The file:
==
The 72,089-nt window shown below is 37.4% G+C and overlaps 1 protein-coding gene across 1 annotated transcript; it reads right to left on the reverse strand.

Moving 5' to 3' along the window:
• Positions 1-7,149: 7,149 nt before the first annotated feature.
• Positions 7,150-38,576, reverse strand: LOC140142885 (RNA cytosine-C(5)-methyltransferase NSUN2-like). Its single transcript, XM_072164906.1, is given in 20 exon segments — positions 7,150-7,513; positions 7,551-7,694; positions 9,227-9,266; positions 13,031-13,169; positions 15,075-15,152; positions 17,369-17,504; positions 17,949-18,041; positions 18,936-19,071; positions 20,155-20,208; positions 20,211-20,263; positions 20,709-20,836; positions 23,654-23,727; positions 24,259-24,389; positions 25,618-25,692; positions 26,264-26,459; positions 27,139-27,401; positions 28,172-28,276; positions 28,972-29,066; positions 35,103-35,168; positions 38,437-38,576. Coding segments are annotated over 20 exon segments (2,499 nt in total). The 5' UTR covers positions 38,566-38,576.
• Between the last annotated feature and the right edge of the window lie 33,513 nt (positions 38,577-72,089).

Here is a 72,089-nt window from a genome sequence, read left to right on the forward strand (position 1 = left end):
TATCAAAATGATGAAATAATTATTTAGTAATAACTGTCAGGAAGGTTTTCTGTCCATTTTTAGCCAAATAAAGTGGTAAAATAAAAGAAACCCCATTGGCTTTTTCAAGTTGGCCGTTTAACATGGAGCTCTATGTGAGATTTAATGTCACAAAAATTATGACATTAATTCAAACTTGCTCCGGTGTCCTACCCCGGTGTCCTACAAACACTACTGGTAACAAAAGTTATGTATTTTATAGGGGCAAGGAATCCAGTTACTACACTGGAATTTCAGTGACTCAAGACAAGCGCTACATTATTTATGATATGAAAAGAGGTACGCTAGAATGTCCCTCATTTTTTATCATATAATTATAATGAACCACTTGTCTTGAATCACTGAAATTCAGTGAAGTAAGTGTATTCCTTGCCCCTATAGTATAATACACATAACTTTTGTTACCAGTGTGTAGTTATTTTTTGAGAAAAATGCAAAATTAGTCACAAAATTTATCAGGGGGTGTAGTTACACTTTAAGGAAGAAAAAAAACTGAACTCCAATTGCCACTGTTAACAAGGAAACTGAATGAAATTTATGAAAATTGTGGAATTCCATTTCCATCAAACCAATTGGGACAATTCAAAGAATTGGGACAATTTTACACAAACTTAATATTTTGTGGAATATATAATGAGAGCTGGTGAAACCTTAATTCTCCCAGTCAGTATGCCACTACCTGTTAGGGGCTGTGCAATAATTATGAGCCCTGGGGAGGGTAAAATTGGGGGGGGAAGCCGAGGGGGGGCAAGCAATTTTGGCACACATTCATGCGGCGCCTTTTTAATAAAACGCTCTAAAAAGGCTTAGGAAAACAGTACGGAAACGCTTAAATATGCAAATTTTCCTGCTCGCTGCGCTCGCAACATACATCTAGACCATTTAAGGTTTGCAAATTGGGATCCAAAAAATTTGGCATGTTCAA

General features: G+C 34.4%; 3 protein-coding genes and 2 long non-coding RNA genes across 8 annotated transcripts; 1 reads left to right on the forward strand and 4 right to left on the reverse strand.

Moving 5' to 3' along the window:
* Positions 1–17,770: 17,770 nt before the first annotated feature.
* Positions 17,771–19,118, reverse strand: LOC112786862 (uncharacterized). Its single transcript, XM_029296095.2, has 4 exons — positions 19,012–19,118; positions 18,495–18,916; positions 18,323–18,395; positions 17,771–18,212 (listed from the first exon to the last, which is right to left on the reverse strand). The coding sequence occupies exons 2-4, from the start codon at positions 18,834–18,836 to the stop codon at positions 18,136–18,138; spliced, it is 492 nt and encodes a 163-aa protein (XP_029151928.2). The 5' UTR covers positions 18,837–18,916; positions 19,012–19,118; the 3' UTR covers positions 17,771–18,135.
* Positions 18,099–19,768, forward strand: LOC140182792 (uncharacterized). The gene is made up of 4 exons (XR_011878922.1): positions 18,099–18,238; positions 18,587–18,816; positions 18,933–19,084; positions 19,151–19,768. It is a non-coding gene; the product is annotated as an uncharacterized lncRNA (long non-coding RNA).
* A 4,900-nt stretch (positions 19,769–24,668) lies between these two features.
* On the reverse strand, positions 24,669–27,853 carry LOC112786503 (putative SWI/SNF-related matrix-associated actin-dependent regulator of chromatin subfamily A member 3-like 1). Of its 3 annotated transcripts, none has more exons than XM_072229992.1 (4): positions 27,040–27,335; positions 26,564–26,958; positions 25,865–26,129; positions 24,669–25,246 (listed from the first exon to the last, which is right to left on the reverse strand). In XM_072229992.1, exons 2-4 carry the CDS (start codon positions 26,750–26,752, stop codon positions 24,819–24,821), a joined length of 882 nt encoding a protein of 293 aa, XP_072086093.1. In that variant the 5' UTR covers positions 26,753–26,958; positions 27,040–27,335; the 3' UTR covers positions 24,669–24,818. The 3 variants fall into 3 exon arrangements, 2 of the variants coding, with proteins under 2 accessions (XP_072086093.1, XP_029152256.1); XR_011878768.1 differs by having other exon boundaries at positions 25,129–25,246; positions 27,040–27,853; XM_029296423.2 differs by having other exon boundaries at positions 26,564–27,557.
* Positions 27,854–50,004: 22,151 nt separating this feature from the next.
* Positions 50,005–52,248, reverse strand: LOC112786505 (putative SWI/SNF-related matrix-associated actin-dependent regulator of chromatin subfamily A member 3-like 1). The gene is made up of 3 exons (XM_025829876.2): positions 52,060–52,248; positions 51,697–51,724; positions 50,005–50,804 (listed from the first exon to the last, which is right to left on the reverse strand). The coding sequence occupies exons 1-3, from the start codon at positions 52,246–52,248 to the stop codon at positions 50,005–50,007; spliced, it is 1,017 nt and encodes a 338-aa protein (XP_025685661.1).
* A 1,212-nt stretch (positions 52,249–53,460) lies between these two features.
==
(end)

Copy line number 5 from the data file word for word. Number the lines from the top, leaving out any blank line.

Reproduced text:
• Between the last annotated feature and the right edge of the window lie 33,513 nt (positions 38,577-72,089).